“Republicans know such aid is necessary just as well as Democrats. They say in the press that these are concessions, things they are giving up, but why should anyone else adopt that absurd framing?
By theatrically “conceding” money for hospitals, Republicans get the optics of a bipartisan achievement while ensuring that they define the limits of the possible.
Now House Speaker Nancy Pelosi is saying that it wasn’t a concession at all to give up funding for states, that governors are just being “impatient,” and that the next stimulus bill will contain state and local aid “in a big way.” She envisions a thoughtful, phased approach, based on demonstrated need. But there’s little reason to think Republicans will cooperate.
Think back to the debt ceiling fight of 2011. Raising the debt ceiling was also something every independent analyst agreed was necessary to keep the economy healthy. But Republicans framed it as a Democratic ask, something for which they could extract enormous concessions. They were entirely willing to gamble with the economy.”
“When Democrats pushed for state aid and McConnell suggested that it was a “blue state bailout,” an attempt to rescue fiscally irresponsible blue-state governors who had let their pension obligations get too large, he knew full well that it was bullshit. There is no moral hazard in a pandemic. There’s no point means testing states. It’s not a reward to states to bolster their budgets when consumers are literally being told by the government to stay home. It’s one reason the federal government exists.
And red states need money too — there are, after all, red-state governors pleading for help.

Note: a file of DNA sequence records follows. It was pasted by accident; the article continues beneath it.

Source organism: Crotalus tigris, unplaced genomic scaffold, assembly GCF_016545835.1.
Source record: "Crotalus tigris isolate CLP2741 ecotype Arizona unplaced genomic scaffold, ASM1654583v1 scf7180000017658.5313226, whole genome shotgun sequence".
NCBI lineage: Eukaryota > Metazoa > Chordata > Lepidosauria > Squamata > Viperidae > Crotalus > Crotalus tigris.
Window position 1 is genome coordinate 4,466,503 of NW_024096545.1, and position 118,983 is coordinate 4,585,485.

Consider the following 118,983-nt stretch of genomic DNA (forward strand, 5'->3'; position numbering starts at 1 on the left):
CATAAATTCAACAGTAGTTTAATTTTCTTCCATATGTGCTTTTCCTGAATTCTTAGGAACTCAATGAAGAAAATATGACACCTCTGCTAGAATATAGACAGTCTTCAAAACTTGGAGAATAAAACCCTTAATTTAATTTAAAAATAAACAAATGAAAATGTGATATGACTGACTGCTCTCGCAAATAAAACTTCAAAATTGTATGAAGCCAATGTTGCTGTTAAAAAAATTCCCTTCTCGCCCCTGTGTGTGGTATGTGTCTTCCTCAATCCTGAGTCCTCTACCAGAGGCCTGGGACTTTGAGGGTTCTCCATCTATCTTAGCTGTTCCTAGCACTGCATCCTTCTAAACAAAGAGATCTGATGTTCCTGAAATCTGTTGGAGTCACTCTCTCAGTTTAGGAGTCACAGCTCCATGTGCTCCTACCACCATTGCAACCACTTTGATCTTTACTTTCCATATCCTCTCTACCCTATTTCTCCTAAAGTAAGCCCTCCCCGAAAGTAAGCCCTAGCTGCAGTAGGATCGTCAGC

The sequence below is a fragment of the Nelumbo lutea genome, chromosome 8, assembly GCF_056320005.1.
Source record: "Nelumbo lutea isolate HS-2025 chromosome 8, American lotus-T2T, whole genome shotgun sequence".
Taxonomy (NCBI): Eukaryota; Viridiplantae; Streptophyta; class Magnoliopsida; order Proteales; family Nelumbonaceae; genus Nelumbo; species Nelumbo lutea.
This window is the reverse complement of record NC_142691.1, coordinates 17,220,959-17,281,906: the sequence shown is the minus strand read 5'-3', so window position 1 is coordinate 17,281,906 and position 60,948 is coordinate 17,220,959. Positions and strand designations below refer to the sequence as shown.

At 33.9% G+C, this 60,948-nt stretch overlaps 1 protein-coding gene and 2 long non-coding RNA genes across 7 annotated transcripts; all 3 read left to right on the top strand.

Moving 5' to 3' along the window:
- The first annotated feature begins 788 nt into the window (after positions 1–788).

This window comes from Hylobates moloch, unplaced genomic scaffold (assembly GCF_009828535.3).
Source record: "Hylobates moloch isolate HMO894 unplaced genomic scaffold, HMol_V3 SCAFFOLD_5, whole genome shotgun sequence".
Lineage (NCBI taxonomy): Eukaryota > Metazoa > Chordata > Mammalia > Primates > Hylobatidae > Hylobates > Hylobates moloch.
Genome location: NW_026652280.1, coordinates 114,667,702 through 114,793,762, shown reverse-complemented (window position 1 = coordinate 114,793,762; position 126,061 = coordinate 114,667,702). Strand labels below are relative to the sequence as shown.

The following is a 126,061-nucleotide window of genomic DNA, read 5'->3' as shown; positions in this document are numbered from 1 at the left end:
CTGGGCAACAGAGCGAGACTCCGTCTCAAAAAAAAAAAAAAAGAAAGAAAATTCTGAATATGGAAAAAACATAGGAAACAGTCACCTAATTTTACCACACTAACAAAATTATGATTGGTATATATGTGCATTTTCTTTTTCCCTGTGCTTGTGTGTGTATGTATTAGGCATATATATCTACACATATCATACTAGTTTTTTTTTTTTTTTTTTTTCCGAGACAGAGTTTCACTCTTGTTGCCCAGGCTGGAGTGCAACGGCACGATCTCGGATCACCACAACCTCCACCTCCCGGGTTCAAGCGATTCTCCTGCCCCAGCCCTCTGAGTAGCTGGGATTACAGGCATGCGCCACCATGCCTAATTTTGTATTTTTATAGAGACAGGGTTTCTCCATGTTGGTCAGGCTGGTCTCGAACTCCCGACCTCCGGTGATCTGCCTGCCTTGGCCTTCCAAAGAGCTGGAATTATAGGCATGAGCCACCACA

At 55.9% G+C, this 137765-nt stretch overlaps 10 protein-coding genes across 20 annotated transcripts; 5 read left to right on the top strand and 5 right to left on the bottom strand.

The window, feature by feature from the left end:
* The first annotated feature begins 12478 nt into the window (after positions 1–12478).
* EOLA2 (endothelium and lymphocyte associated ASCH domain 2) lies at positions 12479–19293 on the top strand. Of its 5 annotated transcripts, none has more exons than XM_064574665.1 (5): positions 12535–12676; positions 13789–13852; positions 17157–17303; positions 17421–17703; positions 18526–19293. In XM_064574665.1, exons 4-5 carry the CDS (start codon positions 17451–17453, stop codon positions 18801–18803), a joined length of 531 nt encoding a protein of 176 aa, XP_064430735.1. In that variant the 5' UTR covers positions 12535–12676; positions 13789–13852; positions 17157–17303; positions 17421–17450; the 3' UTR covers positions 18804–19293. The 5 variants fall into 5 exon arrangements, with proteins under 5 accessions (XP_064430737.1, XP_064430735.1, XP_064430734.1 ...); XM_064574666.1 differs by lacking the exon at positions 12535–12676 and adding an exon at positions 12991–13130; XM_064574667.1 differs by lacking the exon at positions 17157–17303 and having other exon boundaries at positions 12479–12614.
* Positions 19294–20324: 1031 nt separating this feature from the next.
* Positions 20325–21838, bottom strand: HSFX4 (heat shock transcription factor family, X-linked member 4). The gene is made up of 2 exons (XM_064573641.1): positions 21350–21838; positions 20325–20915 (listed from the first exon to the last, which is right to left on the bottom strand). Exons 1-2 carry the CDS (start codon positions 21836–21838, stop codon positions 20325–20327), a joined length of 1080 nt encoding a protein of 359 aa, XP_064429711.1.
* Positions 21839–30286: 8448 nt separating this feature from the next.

It makes no sense, but McConnell’s not trying to make sense. He’s just trying to put Dems on the defensive and force them to fight for the basics. He wants to frame state aid as a concession to Democrats and send a signal to the right-wing base that Democrats are up to something shady. He doesn’t give a rat’s ass about pension obligations. This is a 1,000 percent cynical maneuver. (Now Treasury Secretary Steven Mnuchin has picked up this nonsense and run with it.)
The same goes for McConnell’s sudden concern that stimulus spending might raise the deficit too much.
More than almost any other purported GOP principle, deficit concern comes and goes depending on the party’s immediate interests. It was nowhere to be found in 2017 when McConnell’s own Congress passed a giant tax cut for corporations that will add $2.6 trillion to the deficit over the next 10 years. It was nowhere to be found when Trump ran up the deficit, or when George W. Bush, George H.W. Bush, or Ronald Reagan ran up the deficit.”
“for the last 15 years, McConnell has heard pundits tell him that it’s risky to obstruct too much, attack too hard, violate norms too flagrantly, or act too openly against the national interest for partisan gain. Pundits wring their hands endlessly about such things.
Democrats have heard and internalized those messages. They worry about how they look to the media and political class. But McConnell has completely ignored them, and it has redounded to his benefit again and again.
When he refused to hold confirmation hearings on Obama’s Supreme Court nominee Merrick Garland in 2016, everyone in the political ecosystem (outside of conservative media) warned him of the dangers, the grave risk to comity and tradition and institutional integrity. He blew them all off. For his troubles, he got Brett Kavanaugh.
(Last month, McConnell said that he would happily hold a confirmation vote on a Trump Supreme Court nominee, even in the last year of a Trump presidency. Critics accused him of hypocrisy. He didn’t care.)